Increasing Nursing Students' Simulated Resuscitation Performance: A Standardized Simulation-Based Acute and Intensive Care Nursing Curriculum

Monday, 30 October 2017: 9:30 AM

Jie Chen, MNS
Department of Nursing, Wuhan University School of Health Sciences/ University of Connecticut School of Nursing, Wuhan, China

Background: Simulation-based curriculum has been demonstrated as crucial to nursing education in the development of students’ critical thinking and complex clinical skills during a resuscitation simulation. Few studies have comprehensively examined the effectiveness of a standardized simulation-based acute and intensive care nursing curriculum on the performance of students in a resuscitation simulation.
Objective: To evaluate the impact of a standardized simulation-based acute and intensive care nursing curriculum on nursing students’ performance in a resuscitation simulation.
Design: Two-group, non-randomized quasi-experimental design.
Setting: A simulation center in a Chinese University School of Nursing.
Participants: Third-year nursing students (N=39) in selecting the Acute and Intensive Care course were divided into a control group (CG, n = 20) and an experimental group (EG, n = 19).
Methods: The EG participated in a standardized high-technology, simulation-based acute and intensive care nursing curriculum. The standardized simulation-based curriculum for third-year nursing students consists of three modules: disaster response, emergency care, and critical care, which include clinical priorities (e.g. triage), basic resuscitation skills, airway/breathing management, circulation management and team work with eighteen lecture hours, six skill-practice hours and twelve simulation hours. The CG took part in the traditional curriculum. This curriculum included two modules: emergency care and critical care with thirty-four lecture hours and two skill-practice hours (trauma).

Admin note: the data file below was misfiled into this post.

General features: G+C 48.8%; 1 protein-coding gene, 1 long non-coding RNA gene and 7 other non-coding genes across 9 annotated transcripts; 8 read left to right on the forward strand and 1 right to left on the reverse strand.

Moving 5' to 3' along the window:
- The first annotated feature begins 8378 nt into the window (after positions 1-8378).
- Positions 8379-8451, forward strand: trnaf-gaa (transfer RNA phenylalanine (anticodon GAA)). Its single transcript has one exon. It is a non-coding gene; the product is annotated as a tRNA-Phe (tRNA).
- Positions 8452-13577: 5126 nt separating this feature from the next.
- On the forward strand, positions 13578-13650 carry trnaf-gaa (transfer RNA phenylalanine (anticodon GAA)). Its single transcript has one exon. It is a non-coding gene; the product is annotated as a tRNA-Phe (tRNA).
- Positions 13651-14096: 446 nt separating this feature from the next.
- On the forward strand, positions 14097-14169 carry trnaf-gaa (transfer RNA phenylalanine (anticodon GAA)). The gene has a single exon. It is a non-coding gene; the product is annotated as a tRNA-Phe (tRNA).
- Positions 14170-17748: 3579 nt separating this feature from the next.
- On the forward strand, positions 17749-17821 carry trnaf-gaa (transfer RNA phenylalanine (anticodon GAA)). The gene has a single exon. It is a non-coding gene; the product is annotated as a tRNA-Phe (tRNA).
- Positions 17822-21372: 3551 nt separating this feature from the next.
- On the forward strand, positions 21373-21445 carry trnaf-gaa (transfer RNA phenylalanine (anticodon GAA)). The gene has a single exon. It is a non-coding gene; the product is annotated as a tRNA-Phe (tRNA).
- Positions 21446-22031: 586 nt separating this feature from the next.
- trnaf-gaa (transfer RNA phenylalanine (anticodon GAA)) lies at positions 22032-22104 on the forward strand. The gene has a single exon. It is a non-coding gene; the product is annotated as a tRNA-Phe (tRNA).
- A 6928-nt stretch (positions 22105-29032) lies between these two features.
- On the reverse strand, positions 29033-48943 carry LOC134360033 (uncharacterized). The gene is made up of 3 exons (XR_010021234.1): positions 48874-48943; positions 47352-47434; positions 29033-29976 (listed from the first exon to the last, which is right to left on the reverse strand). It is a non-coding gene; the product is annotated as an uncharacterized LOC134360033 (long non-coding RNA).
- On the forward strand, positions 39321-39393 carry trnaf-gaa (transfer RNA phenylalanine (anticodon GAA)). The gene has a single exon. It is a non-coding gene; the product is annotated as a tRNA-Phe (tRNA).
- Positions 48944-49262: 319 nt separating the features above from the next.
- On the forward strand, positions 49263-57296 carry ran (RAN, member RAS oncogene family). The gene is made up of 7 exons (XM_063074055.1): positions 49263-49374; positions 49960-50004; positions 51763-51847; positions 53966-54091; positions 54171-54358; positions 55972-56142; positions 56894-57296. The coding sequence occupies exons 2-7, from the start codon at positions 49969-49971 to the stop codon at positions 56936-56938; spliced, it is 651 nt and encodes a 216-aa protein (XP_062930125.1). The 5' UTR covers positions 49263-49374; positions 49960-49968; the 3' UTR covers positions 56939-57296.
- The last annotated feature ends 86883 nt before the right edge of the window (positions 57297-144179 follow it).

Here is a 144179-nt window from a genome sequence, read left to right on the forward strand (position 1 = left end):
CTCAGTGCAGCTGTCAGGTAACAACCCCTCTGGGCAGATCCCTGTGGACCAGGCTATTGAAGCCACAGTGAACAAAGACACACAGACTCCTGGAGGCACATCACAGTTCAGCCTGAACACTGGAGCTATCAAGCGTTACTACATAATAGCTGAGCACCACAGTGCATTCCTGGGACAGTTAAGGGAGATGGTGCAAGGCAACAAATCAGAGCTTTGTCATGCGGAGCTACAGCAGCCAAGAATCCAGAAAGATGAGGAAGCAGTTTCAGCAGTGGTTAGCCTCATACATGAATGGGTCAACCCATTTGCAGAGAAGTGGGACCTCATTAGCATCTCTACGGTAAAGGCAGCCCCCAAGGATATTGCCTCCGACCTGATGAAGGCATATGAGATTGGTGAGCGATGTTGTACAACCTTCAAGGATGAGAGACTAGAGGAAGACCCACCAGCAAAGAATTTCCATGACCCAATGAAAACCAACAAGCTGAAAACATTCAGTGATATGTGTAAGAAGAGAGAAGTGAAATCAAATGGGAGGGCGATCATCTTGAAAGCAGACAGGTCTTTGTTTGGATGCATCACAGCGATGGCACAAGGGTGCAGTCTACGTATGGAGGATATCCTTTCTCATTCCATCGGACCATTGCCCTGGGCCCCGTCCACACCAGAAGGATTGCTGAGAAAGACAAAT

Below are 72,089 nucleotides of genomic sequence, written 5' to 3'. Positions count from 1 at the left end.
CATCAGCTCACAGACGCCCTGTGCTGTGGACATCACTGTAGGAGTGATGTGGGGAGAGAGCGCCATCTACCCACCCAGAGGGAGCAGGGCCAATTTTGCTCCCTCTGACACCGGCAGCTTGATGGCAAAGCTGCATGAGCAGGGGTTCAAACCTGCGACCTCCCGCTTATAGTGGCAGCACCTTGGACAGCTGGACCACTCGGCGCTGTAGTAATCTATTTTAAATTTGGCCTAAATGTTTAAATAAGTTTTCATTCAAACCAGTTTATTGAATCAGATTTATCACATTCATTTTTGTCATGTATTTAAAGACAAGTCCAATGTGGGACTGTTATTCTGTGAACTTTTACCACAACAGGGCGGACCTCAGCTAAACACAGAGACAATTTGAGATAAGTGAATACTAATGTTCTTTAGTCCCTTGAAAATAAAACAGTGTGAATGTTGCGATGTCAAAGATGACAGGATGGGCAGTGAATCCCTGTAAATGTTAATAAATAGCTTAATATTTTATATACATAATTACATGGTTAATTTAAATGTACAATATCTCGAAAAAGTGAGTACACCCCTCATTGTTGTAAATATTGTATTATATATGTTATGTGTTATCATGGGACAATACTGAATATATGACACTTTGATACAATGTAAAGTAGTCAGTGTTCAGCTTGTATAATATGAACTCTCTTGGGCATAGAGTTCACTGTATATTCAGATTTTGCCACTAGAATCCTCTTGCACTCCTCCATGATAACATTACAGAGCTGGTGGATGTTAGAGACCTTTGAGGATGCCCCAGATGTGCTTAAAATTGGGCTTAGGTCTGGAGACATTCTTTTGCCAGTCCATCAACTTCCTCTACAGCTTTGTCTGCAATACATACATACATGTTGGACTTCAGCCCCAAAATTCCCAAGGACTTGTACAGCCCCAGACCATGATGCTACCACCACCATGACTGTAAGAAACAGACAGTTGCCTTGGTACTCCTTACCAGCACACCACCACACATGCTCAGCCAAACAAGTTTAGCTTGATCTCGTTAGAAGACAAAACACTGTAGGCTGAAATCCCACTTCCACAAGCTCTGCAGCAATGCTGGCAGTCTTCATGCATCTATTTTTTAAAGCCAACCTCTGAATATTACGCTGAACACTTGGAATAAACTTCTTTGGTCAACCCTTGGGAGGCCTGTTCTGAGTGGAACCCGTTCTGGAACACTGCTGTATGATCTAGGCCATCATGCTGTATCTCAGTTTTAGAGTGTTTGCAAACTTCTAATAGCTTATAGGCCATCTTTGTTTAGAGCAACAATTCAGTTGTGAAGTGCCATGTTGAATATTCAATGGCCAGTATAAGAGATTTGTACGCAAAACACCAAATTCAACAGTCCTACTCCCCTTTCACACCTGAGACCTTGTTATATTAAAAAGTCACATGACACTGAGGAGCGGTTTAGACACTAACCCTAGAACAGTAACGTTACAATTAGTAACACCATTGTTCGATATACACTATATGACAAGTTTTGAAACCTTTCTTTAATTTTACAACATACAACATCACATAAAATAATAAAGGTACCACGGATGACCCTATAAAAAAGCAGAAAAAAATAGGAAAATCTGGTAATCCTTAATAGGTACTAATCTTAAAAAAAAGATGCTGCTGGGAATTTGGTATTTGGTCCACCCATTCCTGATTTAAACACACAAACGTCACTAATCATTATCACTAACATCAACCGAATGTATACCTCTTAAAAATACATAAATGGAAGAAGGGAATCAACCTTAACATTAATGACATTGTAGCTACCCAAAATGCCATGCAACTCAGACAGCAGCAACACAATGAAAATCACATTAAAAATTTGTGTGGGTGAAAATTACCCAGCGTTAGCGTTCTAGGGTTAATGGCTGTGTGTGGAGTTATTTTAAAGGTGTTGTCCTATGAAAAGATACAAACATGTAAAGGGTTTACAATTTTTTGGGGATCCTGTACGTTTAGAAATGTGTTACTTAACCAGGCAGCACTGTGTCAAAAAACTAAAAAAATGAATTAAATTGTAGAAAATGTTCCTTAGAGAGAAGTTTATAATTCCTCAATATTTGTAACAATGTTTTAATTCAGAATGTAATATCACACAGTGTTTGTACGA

Results: Perceived benefits included decreased median (interquartile ranges, IQR) seconds to start compressions [CG 32 (25-75) vs. EG 20 (18-38); p<0.001] and defibrillation [CG 204 (174-240) vs. EG 167 (162-174); p<0.001] at the end of the course, compared with compressions [CG 41 (32-49) vs. EG 42 (33-46); p>0.05] and defibrillation [CG 222 (194-254) vs. EG 221 (214-248); p>0.05] at the beginning of the course. Students in the EG felt that the teaching quality and outcomes of the domains were met more effectively than participants in the CG. 
Conclusion: A simulation-based acute and intensive care nursing curriculum was created and well received by third-year nursing students and associated with improved performance in a resuscitation simulation.